The Best Tech of 2020 – A New Mindset on Ownership

Dom Corriveau

Dom Corriveau

2020 Shift in Tech Priority

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Something I both love and loathe are end of year tech lists. Since affiliate income has proliferated online, nearly all of these lists are filled with products the writer has never used or even seen in real life. The lists are filled with items that are either in the perfect range for quality affiliate payouts or that are already so popular they sell themselves.

There are a small fraction of lists that actually include honest intentions. These are the ones I love. This goes for end of year podcast lists, too. Most of these lists are just what is popular and the authors have never listened to just about all of the shows listed.

So, this is my attempt at one of those trustworthy lists. To be fair, I won't list any specific items. I set out originally to list out the specific apps, services, and hardware I used that I love. Yet, I think something different happened this year.

The transition to WFH, homeschool for the kids, plus moving across the country after being laid off has put a different perspective on my favorite tech of 2020. I'm sure plenty of lists will say unironically Zoom or any of the multitude of virtual communication platforms that enabled remote anything, from fitness to work to book clubs. For me, being in this house 24 hours a day for months on end allowed me to truly experiment with my tech configuration, home lab, and network.

This year I finally learned Docker and other container technologies by increasing my self-hosted home lab to essentially replace all the cloud services I personally use. I had dabbled in this space for some time, however being home meant there was less and less reasons why my data needed to leave my LAN.


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As a part-time prepper, I had always imagined some sort of catastrophe that would require us to severely reduce our budget and eliminate our unfettered access to the internet. I guess you could say I'm less of a prepper and more of an archivist. When I lost my job and we moved from Phoenix back to Seattle, plus the failings of our countries leaders, my focus on owning what I found valuable only increased. Why pay for Spotify when one missed payment takes it all away? Why subscribe to Netflix when $17 is worth two meals? Why pay a fee to store my files remotely just to move them from one device to another? Why upgrade devices when the fleeting enthusiasm wears off before the garbage picks up the empty boxes on trash day?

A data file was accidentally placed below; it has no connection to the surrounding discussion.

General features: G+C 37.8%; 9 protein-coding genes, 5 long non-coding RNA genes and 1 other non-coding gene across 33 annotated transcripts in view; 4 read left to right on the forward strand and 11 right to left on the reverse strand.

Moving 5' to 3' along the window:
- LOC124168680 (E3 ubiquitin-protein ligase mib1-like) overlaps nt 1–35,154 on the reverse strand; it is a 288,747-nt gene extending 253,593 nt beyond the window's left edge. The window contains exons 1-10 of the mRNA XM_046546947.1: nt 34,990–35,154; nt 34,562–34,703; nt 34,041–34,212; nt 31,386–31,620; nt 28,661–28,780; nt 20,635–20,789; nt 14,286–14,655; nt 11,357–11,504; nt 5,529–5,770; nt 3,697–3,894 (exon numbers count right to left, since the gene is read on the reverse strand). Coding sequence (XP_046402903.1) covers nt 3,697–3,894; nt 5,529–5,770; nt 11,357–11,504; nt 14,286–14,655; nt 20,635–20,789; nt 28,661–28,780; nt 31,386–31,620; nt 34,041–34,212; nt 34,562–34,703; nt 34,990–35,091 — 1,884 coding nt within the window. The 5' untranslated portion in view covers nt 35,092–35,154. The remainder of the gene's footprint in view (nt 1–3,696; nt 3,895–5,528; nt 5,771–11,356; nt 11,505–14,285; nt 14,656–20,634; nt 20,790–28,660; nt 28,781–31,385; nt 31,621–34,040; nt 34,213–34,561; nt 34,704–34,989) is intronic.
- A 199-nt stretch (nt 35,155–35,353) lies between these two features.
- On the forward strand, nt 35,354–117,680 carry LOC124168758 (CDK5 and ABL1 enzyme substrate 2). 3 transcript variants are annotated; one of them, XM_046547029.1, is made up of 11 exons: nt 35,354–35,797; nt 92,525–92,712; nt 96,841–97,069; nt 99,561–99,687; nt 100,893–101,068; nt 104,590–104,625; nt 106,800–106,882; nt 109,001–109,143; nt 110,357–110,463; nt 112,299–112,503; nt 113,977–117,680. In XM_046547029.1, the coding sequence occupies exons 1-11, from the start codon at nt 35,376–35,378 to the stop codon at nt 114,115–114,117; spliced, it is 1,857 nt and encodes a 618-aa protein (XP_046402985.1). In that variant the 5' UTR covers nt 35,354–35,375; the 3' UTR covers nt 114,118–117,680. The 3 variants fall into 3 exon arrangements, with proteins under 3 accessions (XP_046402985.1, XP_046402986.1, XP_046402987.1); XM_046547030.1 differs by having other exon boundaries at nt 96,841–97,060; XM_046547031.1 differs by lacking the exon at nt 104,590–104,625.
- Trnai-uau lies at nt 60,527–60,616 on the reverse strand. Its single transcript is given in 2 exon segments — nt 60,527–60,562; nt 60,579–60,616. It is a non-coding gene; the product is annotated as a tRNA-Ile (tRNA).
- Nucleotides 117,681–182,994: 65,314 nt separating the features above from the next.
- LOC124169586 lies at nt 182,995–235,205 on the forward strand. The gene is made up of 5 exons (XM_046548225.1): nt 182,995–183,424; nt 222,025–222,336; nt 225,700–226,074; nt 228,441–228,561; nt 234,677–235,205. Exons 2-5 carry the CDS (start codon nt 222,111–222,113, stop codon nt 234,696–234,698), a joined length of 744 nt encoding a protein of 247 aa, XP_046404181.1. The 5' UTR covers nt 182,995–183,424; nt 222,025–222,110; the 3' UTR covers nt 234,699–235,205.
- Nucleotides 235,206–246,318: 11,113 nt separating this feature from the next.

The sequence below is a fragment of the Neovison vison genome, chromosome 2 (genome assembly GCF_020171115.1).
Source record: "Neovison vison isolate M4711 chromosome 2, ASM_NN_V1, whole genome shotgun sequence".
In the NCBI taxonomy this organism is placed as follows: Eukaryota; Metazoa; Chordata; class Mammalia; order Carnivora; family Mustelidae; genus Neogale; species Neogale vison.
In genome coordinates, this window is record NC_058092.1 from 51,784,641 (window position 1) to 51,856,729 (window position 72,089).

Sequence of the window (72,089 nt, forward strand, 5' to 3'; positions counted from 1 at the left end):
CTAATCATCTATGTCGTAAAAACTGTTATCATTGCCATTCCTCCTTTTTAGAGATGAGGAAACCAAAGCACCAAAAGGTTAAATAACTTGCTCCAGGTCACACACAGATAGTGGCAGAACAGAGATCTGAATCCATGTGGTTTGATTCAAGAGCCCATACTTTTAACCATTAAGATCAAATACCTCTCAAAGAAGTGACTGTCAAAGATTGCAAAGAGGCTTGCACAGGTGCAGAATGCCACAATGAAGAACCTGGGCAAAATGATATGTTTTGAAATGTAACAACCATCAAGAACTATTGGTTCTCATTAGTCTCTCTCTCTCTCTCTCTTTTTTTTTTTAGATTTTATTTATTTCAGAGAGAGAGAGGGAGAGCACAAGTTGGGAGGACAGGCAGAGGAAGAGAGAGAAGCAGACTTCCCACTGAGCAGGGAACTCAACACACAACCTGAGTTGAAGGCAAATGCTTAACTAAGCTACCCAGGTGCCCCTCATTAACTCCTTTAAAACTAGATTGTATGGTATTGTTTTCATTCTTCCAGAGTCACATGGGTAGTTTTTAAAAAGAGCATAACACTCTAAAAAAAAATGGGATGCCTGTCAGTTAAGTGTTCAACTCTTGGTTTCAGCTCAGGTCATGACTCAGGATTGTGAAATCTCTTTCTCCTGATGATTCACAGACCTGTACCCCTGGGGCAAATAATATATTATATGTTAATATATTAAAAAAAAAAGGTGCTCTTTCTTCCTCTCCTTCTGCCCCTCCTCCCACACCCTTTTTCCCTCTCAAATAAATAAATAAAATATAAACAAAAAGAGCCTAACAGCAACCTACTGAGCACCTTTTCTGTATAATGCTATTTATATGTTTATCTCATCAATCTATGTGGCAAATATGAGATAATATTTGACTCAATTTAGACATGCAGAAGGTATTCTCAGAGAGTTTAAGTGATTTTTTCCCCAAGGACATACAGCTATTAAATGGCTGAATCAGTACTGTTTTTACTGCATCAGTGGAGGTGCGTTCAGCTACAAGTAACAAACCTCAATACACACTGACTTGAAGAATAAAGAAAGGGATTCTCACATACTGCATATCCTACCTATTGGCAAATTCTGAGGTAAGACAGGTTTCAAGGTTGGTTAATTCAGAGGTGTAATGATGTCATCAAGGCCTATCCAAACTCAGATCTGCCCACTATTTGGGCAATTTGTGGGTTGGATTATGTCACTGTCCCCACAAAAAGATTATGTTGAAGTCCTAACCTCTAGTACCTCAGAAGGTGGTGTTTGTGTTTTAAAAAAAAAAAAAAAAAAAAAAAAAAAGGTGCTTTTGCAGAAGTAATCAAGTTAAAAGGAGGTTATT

All these subscriptions fuel only the economy of the problem they created. Exclusives, windowing, partnerships, and bundles have nothing to do with giving you a better product. They only exist to artificially inflate the mirage of scarcity. Somehow we've been tricked that this model is better, that leasing is better than owning. While at the same time, not only paying dozens of small subscription fees for minimum viable products, our personal information is for sale to anyone with a checkbook.

What my 2020 experience has taught me is to not count on being magically provided with the circumstances I prefer. I'm not going to wake up one day and have the house/boss/hobby or whatever else exists in my dreams has magically appeared. I have to build the future I want, no one is going to give it to me and I should stop expecting it.

So I'm off to research, build, and deploy the tech I want around me. It won't always be perfect. Hell, it won't always be good. The important thing is that its mine and an acquisition, price hike, or DMCA request can take it away from me.

My favorite tech of 2020 are the people building projects that allow this to happen. The best tech of the year are my ZFS pools full of data that with or without the internet I can still access. What hardware I truly enjoyed were the replacement batteries that extended the life of my mobile devices.

From now on my budget only has room for devices with upgradeable RAM and hard drives. There's only room for items with replaceable batteries. My money is only for those with unlocked bootloaders, open-source drivers, and copy-left licenses. Because I want to know that what I find valuable is something I actually own.


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